coast defense

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Abbot at Houghton: Visit of May 27, 2011

On May 27th, I spent about 6 hours reviewing a series of boxes, skimming through a good deal of material, and photographing some article drafts. I also requested 5 high-res image copies of photos of some Willets Point mine test explosions, before and after photos of the huge explosion at Flood Rock (in the Harlem R. I believe), and a photo of a gun being winched into a "Potomac River battery."

Slides 1 and 2 at left show the contents of the two "letter books" referred to in Item 14 of Series I of the Abbot papers Guide. Slide 3 shows a sample of the results of making a "research quality" photo of a page from Book "A" in the reading room.

I tried cross-checking the Book "A" texts of the 1887 War College lectures against the 1988 Van Nostrand text I had downloaded from the web. At times, the "Book A" texts looked like first drafts, with hand-written corrections included in the later (published) versions. At other points, corrections indicated on the earlier texts had not been made on the later ones.

The "unpublished" 1988 lectures (from the War College) were very interesting. I photographed the Boston portion of the Third Lecture, and found Abbot's vision/plan for types and locations of Boston guns, mines. and mortars quite interesting. The Hampton Roads, NY and SF plans are probably also worth reading.

The "never printed" Final Supplement to Report on Submarine Researches (to Gen. Casey, Chf of Engineers) is probably also a winner--I noted that it had two original drawings of fuze circuits in his own hand and was I believe 32 pp. long. It was dated June 30, 1892. Abbot says that his work was incorporated into the March, 1887 "Materiel and Manual for Submarine Mining," which was perhaps the first Army mining manual (?). Apparently Abbot did a fair amount of experimenting with the auto-mobile or "fish" torpedo as well. I didn't focus on this, but there's a lot more material related to it in his papers.

Elsewhere in the papers, I saw a lot of material dealing with his long-running series of mine explosion tests at WIllets Point, many time-series photos of same, and a lot of discussion of powder and storage battery types, as well as mine mooring options. He seems to have considered himself a submarine mine expert first, an artillerist second, and a hydrologist third.

Box 9 has a volume of typed letters Dec. 1889-Dec. 1892 that is some 500 pp. long.

Box 11 has a poignant set of letters (perhaps 100 or more) concerning Abbot's pursuit of a promotion to Brig. General (I believe) and appointment as Chief of Engineers when Gen. Casey retired. It seems Abbot had been receiving Colonel's pay since the Civil War and wanted to increase his pension upon his mandatory retirement, in1895, at the age of 64. He asked to help in many quarters, and even had a private bill submitted in his name (HR 1497 54th Cong. 1st Sess.), but apparently all failed. There seems to have been a general promotion of breveted officers like Abbot in 1904, but this was not retroactive to Abbot's retirement date, so did not help him. Letters on this point are stitched together and lying loose in the box. The U.S. seemes to have gotten quite a deal on Abbot, compensation-wise, over almost all of his Army career!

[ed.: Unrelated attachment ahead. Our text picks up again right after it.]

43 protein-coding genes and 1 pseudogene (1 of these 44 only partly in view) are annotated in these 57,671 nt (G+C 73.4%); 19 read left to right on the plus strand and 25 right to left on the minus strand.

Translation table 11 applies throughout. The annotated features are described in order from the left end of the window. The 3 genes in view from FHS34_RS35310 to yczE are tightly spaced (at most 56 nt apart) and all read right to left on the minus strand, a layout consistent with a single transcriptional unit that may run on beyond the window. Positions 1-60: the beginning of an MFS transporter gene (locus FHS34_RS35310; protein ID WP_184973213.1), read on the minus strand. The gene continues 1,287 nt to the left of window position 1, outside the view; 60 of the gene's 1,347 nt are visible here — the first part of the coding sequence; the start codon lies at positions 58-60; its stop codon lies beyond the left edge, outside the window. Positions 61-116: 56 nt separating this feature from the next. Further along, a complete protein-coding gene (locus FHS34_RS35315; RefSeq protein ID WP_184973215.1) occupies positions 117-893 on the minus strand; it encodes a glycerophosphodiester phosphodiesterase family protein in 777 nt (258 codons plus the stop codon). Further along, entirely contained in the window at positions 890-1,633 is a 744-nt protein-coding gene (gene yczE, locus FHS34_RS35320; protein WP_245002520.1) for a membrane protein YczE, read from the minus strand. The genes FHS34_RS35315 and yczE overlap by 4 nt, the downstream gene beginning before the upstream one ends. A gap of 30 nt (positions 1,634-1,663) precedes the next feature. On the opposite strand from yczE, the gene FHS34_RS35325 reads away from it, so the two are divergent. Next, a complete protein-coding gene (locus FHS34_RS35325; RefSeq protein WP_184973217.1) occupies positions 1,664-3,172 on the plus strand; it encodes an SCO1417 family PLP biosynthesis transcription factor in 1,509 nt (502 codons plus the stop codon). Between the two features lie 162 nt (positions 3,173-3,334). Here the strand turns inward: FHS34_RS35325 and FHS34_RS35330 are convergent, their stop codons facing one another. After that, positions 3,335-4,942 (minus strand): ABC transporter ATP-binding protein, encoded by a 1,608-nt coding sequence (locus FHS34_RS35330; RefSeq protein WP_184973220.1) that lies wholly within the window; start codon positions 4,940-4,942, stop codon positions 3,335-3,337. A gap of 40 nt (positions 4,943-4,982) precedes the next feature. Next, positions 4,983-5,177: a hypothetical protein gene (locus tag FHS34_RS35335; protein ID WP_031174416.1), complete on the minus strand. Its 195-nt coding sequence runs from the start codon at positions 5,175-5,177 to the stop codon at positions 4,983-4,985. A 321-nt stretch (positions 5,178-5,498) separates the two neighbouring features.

The last two slides in the gallery at left show a beautiful linen map Abbot drew of the Confederate emplacements at Yorktown in 1862 and a copy of his original sketchbook drawing for this map. I am not a Civil War person, but these look to me like they could be definitive layouts of the fortifications and their arnament.





Image Gallery

  • Abbot-Book-A-TOC
    This table of contents is glued to the cover of the book, which consists of flimsy tissue copies, typed, and is about 500 pp. in length.
  • Abbot-Book-B-TOC
    This listing is also glued to the cover of its book, which is like Book "A" (see Slide 1), but is only some 75 pp. long.
  • Book-A-Sample-Page
    This photo was taken under the library's ceiling lights at ASA 400, 1/100 sec. f3.2 with a Canon Powershot S5IS. It has been adjusted slightly but not sharpened. The library allows limited digital photography of pages as a note-taking device. Publication quality images can be made for a price by the Harvard Library graphics unit.
  • Abbot-Yorktown-Linen-Map
    The map is severely creased, so it stood up like a tent as this hand-held photo was taken. This is only meant to give a general idea of this marvelous item.
  • Abbot-Yorktown-Sketchbook
    This photo shows almost the entire left and right side pages of Abbot's oblong personal sketchbook, with an ink wash drawing of Yorktown, made the day after the Confederates' withdrawal from their fortifications. The penciled columns at lower right are Abbot's "tallying up" of the various types of guns in the fortifications, which I'm assuming were left behind by the Confederates. The original drawing is a thing of beauty.